Probably the hottest continuing controversy among dog experts has to do with the use of punishment in dog training. Although positive dog training techniques have become widespread, "discipline"-based training using physical force has become more common because of certain popular television shows that feature it, and a number of dog training books which advocate it. Common punishing or confrontational techniques used to control dogs include: sharp leash corrections meant to cause discomfort; hitting or kicking the dog; applying electric shock; applying physical force to pressure a dog into a submissive down position; or the “alpha roll,” which forces the dog on its back in an apparently submissive position, plus a variety of other techniques involving shouting, threatening stares or growls, use of water sprays or water guns, grabbing the dog by the scruff of the neck or the jowls and shaking it, and similar procedures.
The use of such punishing and confrontational methods seems to have grown from the presumption that canine misbehavior or aggression is rooted in the dog’s attempt to express social dominance over its owner, and this has been triggered by a lack of assertiveness or authority on the part of that owner. Advocates of such theories suggest that dog owners need to establish themselves as the ‘‘alpha’’ or ‘‘pack leader," using physical manipulations, threat, and intimidation in order to do so. Theapplication of force is supposed to compel the dog into adopting a less challenging, more compliant, subordinate attitude. These ideas persist even though research has suggested that such beliefs based upon data collected on the behavior of wolves in packs is likely wrong (click here for an example).
I began to think about this issue once again when a new study appeared in the journal Pediatrics. This study dealt with human children, not dogs, and looked at the effects of spanking. Spanking is the most common form of punishment used to control the behavior of human children. Based on data from nearly 2,500 children, Catherine Taylor and her associates at Tulane University report that children that were spanked more frequently at age 3 were much more likely to be aggressive by age 5. "The odds of a child being more aggressive at age 5 increased by 50 percent if he had been spanked more than twice in the month before the study began," said Taylor. Such negative effects of punishment have been reported so often in the scientific literature that the American Academy of Pediatrics has chosen not to endorse spanking under any circumstance. According to the Academy, it's a form of punishment that becomes less effective with repeated use and also makes discipline more difficult as the child outgrows it.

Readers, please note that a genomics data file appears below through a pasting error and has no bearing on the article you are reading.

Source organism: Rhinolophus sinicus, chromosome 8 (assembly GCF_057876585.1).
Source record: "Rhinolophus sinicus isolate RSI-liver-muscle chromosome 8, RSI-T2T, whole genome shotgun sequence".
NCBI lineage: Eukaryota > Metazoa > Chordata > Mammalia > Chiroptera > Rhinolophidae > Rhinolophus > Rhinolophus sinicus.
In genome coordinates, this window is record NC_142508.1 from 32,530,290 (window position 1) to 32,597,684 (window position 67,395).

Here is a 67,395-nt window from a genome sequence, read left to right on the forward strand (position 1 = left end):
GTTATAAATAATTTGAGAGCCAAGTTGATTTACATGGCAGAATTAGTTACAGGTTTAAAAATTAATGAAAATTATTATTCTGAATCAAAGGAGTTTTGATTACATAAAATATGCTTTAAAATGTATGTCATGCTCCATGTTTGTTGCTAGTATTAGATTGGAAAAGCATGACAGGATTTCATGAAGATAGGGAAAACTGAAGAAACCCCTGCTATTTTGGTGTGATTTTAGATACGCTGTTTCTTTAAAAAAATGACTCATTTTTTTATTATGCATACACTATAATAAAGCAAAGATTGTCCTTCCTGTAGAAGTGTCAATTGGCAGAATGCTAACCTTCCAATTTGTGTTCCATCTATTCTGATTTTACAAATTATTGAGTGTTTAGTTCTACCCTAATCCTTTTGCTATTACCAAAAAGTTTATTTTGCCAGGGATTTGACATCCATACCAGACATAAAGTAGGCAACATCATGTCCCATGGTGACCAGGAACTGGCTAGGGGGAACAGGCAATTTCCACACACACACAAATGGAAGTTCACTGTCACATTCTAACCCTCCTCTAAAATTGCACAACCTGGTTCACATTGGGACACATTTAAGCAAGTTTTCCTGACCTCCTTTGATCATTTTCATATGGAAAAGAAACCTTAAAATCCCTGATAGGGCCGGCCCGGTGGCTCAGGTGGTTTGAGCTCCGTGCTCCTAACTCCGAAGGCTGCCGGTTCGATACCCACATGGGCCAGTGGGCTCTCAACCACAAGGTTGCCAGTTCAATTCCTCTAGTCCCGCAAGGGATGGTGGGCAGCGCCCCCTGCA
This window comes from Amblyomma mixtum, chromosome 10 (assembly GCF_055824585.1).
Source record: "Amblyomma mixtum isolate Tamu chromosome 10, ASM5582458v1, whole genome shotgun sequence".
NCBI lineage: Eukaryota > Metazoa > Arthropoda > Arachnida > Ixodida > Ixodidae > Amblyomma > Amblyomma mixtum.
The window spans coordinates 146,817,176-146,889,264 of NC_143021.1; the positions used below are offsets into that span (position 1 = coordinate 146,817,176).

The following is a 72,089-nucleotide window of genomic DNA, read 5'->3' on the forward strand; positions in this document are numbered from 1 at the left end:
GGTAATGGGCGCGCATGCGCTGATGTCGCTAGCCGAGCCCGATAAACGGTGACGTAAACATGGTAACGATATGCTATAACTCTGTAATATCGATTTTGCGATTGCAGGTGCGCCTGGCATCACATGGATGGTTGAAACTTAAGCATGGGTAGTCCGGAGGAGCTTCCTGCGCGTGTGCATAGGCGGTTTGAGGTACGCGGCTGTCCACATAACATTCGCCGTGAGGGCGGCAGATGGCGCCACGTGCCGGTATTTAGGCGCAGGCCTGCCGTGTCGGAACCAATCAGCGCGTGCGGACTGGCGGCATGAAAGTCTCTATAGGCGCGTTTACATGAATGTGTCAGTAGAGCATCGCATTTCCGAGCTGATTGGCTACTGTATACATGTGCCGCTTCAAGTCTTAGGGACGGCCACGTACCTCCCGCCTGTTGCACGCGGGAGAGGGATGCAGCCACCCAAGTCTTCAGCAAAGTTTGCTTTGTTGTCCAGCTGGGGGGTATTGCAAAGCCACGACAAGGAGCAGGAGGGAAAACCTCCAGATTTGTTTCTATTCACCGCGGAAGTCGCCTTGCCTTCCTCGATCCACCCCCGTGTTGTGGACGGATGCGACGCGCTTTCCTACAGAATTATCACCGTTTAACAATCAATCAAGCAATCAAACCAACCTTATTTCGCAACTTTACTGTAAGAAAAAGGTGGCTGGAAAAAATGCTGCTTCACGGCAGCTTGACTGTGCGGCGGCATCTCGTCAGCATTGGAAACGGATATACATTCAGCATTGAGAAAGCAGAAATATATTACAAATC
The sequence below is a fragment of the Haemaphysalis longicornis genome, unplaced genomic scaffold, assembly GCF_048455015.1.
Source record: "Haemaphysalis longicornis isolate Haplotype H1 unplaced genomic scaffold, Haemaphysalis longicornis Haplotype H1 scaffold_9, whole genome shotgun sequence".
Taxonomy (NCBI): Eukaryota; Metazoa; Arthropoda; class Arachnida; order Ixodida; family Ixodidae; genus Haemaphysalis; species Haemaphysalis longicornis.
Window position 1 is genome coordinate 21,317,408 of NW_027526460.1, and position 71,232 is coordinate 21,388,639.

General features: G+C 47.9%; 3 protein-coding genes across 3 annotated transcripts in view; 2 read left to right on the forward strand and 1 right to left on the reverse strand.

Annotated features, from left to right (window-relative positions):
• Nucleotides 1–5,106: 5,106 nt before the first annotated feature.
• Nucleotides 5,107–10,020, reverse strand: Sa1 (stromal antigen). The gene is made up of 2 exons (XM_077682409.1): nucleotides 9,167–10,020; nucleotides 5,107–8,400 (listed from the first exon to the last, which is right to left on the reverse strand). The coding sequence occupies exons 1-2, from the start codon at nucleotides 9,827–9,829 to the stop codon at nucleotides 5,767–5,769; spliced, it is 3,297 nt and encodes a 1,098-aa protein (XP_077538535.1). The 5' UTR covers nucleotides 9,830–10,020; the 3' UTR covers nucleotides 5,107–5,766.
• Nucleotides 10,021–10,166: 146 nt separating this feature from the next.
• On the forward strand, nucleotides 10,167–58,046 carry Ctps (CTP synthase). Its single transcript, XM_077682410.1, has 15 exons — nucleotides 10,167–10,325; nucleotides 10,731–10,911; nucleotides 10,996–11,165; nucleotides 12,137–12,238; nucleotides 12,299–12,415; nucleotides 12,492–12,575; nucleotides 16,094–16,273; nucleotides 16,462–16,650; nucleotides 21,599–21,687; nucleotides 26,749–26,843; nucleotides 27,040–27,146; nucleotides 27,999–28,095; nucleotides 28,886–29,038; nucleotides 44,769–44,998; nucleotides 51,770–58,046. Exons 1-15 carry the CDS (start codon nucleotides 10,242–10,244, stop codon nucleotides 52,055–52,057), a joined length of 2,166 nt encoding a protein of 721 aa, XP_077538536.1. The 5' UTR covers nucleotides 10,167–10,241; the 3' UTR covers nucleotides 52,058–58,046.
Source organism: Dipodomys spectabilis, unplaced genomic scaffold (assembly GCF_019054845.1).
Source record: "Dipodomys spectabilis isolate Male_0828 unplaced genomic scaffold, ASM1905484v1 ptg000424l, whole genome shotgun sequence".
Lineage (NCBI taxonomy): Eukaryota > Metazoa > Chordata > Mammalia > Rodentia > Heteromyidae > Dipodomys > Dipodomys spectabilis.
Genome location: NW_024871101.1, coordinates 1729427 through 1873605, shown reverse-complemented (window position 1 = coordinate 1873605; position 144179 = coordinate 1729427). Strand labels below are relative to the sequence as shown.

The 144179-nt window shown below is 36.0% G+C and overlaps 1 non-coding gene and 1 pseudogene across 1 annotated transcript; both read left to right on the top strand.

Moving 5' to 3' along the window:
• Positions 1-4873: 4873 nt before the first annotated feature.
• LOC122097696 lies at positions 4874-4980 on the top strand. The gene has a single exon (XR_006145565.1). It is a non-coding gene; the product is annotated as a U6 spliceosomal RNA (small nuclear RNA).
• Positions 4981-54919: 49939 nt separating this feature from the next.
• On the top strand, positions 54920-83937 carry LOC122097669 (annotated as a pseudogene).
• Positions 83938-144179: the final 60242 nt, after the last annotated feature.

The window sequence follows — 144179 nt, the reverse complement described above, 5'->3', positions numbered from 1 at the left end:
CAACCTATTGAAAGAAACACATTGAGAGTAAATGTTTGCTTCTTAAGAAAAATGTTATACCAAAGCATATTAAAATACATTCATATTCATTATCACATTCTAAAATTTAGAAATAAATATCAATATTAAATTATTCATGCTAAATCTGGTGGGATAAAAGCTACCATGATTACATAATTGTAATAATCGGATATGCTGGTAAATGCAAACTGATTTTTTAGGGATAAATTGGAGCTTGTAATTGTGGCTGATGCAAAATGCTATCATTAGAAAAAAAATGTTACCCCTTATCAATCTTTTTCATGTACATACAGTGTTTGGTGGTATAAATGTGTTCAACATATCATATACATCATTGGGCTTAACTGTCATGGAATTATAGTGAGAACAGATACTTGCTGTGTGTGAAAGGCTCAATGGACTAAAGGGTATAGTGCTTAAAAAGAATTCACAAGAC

You might ask what relevance a study on human children has to do with our understanding of dog behavior. There is a lot of evidence which suggests that the mind of a dog is roughly equivalent to the mind of a human 2 to 3-year-old child (click here for an example). That alone would suggest that we might learn more about dogs by studying the psychology of young humans, much the same way that psychologists extrapolate findings from animal research to predict the behavior of people. However, in this case we are also assisted by the fact that there is a relevant piece of research which reaches much the same conclusion about the effects of punishment on dogs.
Meghan Herron and her colleagues from the School of Veterinary Medicine at the University of Pennsylvania reported in the journal Applied Animal Behavior Science that using punishing techniques whentraining dogs tends to increase the aggression in the animals, in much the same way that spanking increases aggressive responses in human children. Just how aggressively dogs responded to these negative control methods, depended upon the severity and nature of the technique used to force or punish the dog. Thus 43 percent of the dogs increased their aggression in response to being hit or kicked, while only 3 percent showed an increase in aggression associated in response to a corrective sound such as “Schhtt!” or “Uh-Uh!” A listing of some of their findings is: (chart below)
One thing in this study that I found surprising had to do with leash corrections. These are not usually recommended by positive dog trainers because they might produce fearfulness and aggression in the dog. However in this study, only 6 percent of the dogs responded aggressively to leash corrections, and 63 percent of the owners who used such corrections felt that they had a positive effect. However the study had no way to monitor the severity of leash corrections, so it may well be that using the leash more in the manner of guidance rather than punishment is what we are encountering here.